The present research examines the effect of incentivizing both outcome and driver measures of SPMS on middle managers' proactivity in influencing the strategy formulation process. A case-based experiment was conducted among 74 full-time employees. The results suggest that when incentives are linked to both outcome and driver measures of SPMS, compared with when they are outcome-based and not linked to the SPMS, managers are more proactive in communicating strategy-related issues to top management. In addition, this effect of SPMS-based incentives on middle managers' proactivity is mediated by their autonomous extrinsic motivation to achieve strategic goals. The results are in general consistent with postulates of the self-determination theory of motivation. This chapter also has practical implication. Specifically, recent evidence suggests that most SPMS adopters fail to validate causal business models underlying their formulated strategies (Ittner, 2008; Inner and Larcker, 2003, 2005). Middle managers' proactive strategic behavior may be one means to prompt top management to inspect formulated strategies and their underlying business models.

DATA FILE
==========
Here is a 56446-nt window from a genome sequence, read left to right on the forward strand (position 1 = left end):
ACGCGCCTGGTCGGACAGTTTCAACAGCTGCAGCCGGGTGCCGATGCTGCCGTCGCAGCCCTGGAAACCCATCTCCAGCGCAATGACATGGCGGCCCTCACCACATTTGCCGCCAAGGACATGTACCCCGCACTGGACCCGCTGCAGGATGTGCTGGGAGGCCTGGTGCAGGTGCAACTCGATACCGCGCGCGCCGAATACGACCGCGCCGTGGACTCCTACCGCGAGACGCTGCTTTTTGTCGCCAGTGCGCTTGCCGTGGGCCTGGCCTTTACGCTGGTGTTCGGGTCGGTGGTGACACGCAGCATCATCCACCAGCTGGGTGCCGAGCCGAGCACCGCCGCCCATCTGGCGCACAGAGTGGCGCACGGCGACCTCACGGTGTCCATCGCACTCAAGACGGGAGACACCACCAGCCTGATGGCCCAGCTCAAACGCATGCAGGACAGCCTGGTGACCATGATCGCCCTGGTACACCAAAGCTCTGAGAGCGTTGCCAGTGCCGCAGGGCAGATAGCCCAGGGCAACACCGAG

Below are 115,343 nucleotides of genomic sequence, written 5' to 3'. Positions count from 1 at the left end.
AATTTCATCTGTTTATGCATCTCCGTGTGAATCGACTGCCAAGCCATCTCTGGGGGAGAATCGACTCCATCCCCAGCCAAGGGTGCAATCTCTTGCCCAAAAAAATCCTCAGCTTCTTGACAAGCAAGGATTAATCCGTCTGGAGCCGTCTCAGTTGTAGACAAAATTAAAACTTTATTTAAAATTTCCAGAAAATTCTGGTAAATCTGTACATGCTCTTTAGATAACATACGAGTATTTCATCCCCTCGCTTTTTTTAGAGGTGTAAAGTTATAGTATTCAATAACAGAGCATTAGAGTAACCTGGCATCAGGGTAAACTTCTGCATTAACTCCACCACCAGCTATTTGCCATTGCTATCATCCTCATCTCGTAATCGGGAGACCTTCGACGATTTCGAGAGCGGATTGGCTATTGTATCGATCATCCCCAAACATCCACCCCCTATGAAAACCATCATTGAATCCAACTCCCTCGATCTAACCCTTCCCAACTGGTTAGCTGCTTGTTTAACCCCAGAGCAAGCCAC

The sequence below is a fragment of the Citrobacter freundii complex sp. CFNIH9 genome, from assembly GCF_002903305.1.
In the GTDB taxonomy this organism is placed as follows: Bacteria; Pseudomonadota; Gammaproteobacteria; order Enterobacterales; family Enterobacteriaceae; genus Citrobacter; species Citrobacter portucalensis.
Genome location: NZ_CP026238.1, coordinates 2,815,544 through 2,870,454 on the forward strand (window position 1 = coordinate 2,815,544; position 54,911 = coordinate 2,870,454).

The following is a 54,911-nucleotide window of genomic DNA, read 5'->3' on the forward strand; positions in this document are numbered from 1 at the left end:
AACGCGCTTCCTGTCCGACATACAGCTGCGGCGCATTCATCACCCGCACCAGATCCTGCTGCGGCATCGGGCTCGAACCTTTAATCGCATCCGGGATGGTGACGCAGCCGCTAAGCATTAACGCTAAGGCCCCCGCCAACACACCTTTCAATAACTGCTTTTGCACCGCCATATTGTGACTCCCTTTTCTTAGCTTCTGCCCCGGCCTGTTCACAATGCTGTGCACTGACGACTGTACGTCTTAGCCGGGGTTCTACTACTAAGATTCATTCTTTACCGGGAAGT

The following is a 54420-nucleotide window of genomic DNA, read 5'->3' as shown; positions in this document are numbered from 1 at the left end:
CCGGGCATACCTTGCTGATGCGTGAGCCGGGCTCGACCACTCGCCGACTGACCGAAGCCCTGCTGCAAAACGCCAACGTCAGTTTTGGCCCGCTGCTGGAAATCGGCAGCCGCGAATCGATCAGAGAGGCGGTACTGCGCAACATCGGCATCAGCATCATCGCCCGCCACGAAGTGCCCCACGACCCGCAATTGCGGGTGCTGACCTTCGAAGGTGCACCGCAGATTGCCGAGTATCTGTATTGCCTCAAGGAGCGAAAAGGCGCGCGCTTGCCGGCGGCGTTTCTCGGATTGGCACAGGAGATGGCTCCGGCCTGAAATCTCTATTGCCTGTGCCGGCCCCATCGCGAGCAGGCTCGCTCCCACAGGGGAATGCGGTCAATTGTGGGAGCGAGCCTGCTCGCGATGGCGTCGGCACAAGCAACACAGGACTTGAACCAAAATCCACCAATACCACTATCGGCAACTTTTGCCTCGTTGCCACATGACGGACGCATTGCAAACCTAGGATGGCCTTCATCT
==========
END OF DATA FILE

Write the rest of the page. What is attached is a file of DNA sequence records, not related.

|Title of host publication||Advances in management accounting, volume 20|
|Number of pages||32|
|Publication status||Published - 1 Jun 2012|